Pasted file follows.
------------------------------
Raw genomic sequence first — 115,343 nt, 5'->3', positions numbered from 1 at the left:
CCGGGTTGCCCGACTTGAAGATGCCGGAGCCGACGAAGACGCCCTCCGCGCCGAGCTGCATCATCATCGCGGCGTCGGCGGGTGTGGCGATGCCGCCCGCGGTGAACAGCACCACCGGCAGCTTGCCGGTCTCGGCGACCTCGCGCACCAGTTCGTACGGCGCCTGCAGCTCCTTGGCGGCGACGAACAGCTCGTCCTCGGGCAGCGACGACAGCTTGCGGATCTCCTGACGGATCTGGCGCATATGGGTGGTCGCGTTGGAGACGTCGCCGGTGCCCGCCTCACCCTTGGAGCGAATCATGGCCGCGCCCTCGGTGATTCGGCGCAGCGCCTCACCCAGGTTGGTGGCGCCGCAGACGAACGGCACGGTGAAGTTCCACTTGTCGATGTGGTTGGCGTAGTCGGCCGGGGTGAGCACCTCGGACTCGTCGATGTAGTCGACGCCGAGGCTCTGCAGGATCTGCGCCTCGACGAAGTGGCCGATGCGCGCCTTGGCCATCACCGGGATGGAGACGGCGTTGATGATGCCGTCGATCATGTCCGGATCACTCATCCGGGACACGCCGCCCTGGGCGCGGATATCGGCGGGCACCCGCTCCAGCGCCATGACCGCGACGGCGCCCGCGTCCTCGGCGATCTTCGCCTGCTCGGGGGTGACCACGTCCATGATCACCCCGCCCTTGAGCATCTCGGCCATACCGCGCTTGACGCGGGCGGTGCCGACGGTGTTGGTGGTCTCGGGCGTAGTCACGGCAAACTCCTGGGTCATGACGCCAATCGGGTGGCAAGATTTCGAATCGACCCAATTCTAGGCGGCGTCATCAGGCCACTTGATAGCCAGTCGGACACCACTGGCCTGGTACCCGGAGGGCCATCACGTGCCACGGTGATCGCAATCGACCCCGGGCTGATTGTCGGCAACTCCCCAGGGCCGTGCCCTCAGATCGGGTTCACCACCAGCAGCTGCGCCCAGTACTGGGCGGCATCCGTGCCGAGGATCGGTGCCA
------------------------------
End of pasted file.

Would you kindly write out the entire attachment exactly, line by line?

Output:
Raw genomic sequence first — 115,343 nt, 5'->3', positions numbered from 1 at the left:
CCGGGTTGCCCGACTTGAAGATGCCGGAGCCGACGAAGACGCCCTCCGCGCCGAGCTGCATCATCATCGCGGCGTCGGCGGGTGTGGCGATGCCGCCCGCGGTGAACAGCACCACCGGCAGCTTGCCGGTCTCGGCGACCTCGCGCACCAGTTCGTACGGCGCCTGCAGCTCCTTGGCGGCGACGAACAGCTCGTCCTCGGGCAGCGACGACAGCTTGCGGATCTCCTGACGGATCTGGCGCATATGGGTGGTCGCGTTGGAGACGTCGCCGGTGCCCGCCTCACCCTTGGAGCGAATCATGGCCGCGCCCTCGGTGATTCGGCGCAGCGCCTCACCCAGGTTGGTGGCGCCGCAGACGAACGGCACGGTGAAGTTCCACTTGTCGATGTGGTTGGCGTAGTCGGCCGGGGTGAGCACCTCGGACTCGTCGATGTAGTCGACGCCGAGGCTCTGCAGGATCTGCGCCTCGACGAAGTGGCCGATGCGCGCCTTGGCCATCACCGGGATGGAGACGGCGTTGATGATGCCGTCGATCATGTCCGGATCACTCATCCGGGACACGCCGCCCTGGGCGCGGATATCGGCGGGCACCCGCTCCAGCGCCATGACCGCGACGGCGCCCGCGTCCTCGGCGATCTTCGCCTGCTCGGGGGTGACCACGTCCATGATCACCCCGCCCTTGAGCATCTCGGCCATACCGCGCTTGACGCGGGCGGTGCCGACGGTGTTGGTGGTCTCGGGCGTAGTCACGGCAAACTCCTGGGTCATGACGCCAATCGGGTGGCAAGATTTCGAATCGACCCAATTCTAGGCGGCGTCATCAGGCCACTTGATAGCCAGTCGGACACCACTGGCCTGGTACCCGGAGGGCCATCACGTGCCACGGTGATCGCAATCGACCCCGGGCTGATTGTCGGCAACTCCCCAGGGCCGTGCCCTCAGATCGGGTTCACCACCAGCAGCTGCGCCCAGTACTGGGCGGCATCCGTGCCGAGGATCGGTGCCA